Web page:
3 Things that SUCK about going through a Breakup that ISN’T even YOURS

I just tried to Google what the current divorce rate is, and then I realized that I don’t even actually care. It’s just a number. It’s high. For Gwyneth and Chris’s “conscious uncoupling”… I think it’s fair to say that is the exception and not the rule. In my experience, anyway.

But behind that number is a lot of dysfunctional relationships and broken hearts and unhappiness and custody arrangements ranging from all-out court battles to that couple that bought houses right next to each other, even after they’d both remarried, to make it arguably as easy as possible and convenient for the kids. I heard about that one on the news and was pretty much in awe. Call me a cynic… but it’s not something I have personally witnessed with so much success.

And does that number represent just the divorces? What about the couple who was together for ten-plus years and then split up, where there was no communal property or assets to divide? Where they settled it out between them and she came away with her clothes and some pots and pans and random kitchen items, so as not to prolong the agony? Easy-peasy. Quick as ripping off a Bandaid. So insignificant as to not even factor in to the statistics. But do you think it was insignificant to her?

So, with all these divorces goin’ on… odds are pretty good that, even if it’s not you, it might be happening for someone close to you. Family or friend. Family and friend. People you spend time with and care about. And because you do care, there are some pretty sucky ways that their breakup might affect you, too…

1. You’re technically ALWAYS allowed to have an opinion, but it’s probably better not to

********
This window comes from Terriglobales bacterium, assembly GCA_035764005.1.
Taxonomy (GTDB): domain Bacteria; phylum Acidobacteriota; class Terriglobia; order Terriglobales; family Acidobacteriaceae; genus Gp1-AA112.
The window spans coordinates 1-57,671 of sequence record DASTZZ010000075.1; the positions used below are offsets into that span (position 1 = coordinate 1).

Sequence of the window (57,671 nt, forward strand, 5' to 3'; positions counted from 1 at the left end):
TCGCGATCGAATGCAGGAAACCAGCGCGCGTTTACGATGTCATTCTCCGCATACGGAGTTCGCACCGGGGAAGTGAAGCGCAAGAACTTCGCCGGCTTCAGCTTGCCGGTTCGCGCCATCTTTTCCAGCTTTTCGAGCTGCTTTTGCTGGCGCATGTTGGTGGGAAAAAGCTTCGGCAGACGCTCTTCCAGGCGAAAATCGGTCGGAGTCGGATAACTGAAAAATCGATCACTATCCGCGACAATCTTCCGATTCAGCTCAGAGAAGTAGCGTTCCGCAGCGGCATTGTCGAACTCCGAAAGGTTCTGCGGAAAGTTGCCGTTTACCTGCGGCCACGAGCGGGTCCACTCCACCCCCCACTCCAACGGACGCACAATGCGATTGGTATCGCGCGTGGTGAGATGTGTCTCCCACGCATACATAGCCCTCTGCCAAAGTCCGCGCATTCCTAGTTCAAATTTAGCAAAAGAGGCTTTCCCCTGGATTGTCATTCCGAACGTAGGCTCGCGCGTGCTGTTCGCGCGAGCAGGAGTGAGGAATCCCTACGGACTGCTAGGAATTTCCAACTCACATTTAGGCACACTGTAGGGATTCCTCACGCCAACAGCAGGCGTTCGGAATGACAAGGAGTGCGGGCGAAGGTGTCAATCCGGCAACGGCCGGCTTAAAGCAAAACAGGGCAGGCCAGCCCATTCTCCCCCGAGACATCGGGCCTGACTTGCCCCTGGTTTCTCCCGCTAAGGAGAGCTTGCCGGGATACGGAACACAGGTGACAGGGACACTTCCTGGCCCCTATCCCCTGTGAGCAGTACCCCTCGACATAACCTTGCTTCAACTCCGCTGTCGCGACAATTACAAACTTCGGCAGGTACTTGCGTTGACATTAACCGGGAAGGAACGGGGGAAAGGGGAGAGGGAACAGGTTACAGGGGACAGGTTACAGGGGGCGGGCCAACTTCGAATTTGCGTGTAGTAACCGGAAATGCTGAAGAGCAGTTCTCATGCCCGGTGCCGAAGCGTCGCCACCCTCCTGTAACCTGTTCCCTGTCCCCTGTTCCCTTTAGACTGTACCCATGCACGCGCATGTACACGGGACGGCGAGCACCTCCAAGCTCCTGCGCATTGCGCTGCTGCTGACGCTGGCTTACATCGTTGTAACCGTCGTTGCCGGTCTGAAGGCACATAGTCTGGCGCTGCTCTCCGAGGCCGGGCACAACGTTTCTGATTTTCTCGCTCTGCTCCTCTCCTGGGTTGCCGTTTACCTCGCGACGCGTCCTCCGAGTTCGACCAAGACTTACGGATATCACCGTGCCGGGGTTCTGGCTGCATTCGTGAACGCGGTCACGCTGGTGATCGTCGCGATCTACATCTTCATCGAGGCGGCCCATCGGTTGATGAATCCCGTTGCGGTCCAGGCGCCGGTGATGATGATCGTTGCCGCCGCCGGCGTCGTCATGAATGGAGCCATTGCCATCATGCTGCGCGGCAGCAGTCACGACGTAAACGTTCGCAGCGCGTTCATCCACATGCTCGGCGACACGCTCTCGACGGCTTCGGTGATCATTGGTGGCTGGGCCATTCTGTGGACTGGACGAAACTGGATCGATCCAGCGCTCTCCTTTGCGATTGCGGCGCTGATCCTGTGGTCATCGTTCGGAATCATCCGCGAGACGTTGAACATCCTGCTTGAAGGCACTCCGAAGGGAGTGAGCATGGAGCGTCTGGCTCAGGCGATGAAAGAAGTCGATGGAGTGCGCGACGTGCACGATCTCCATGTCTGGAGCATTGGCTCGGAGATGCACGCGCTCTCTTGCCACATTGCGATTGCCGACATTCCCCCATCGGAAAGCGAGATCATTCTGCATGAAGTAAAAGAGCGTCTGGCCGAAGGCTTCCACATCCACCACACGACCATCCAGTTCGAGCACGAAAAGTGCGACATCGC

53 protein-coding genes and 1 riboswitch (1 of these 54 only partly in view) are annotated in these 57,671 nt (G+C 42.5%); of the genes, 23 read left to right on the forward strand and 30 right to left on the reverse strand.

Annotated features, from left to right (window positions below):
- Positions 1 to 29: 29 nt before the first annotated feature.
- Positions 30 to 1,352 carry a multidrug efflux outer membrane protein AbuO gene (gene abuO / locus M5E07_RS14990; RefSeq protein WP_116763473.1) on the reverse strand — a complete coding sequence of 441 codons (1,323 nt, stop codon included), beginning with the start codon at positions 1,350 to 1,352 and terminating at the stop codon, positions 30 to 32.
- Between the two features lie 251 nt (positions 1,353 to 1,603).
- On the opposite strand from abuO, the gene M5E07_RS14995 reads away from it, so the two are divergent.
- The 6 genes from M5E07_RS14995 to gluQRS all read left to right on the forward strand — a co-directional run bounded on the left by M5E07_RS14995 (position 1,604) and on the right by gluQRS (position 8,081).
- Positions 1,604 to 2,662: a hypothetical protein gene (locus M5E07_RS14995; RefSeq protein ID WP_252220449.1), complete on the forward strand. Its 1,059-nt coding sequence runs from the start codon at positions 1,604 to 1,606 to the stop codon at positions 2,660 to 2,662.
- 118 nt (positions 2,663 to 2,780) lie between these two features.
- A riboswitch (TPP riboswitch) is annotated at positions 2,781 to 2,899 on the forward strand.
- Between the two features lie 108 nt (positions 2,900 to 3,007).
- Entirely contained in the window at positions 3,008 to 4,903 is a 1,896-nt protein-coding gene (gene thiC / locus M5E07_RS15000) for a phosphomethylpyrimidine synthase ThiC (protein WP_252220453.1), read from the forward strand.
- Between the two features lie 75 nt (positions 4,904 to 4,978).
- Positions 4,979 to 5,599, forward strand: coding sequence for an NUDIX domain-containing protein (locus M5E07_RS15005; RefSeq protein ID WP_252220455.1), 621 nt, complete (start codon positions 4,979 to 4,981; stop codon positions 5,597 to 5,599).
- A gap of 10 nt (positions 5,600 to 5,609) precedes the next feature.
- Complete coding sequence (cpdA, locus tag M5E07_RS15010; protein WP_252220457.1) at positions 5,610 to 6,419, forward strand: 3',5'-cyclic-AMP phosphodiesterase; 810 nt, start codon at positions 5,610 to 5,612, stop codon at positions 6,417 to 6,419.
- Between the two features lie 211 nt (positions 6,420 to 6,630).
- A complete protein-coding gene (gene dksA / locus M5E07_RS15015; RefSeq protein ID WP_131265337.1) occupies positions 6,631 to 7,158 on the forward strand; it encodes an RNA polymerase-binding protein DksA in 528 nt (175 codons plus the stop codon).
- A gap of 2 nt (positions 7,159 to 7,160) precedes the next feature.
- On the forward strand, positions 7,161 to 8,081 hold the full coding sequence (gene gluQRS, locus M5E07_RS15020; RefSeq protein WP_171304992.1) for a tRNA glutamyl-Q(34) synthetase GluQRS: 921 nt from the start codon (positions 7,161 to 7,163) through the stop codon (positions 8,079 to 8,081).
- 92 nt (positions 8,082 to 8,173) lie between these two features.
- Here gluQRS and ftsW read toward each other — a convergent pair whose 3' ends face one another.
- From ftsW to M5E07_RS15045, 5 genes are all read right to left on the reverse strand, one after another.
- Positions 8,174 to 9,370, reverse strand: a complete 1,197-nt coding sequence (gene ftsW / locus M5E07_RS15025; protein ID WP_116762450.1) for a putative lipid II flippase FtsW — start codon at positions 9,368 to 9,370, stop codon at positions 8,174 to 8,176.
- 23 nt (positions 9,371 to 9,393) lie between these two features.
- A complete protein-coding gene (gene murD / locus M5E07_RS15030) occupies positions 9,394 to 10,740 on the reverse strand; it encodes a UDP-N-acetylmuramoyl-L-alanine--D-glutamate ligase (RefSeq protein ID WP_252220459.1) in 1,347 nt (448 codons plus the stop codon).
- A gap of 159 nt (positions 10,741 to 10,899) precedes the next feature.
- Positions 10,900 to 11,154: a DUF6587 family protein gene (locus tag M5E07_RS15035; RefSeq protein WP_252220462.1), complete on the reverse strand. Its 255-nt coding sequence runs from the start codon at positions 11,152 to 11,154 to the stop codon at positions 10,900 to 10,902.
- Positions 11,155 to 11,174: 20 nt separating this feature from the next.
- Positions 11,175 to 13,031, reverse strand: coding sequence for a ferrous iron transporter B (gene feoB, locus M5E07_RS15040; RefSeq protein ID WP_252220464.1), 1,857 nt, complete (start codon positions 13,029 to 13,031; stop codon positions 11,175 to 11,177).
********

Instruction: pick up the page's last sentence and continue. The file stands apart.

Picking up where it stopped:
…voice it, at least, that is. You know I’m a big advocate for women learning to use their voices, to eloquently… or maybe not even always so much… but to practice until they can speak up confidently, to feel heard and seen.

But you weren’t there. All the time, anyway. And as close as you might feel to either or both parties, you just don’t know everything. Anything.

Of course, when you’re that close, you’ll probably hear some of their side. Of both sides. And you have no intention of branding anyone a… fibber. (I can’t even say “liar” in this context. Let’s reserve that for the narcissists and sociopaths, shall we?) In that murky world of he said/she said… maybe you’ve taken a basic college law class, or watched enough courtroom dramas to feel like you have, to settle on the conclusion that an individual’s truth is all about perspective, and likely the “truth” –- i.e. as it pertains to The Court’s interests, being facts without so much emotion or interpretation – lands somewhere in the middle.

 

 2. Appearing to not take sides

They say blood is thicker than water. So, if you were taught to value family highly… and if half of that soon-to-be-no-longer couple is a member of your family… well, there’s that. There’s that.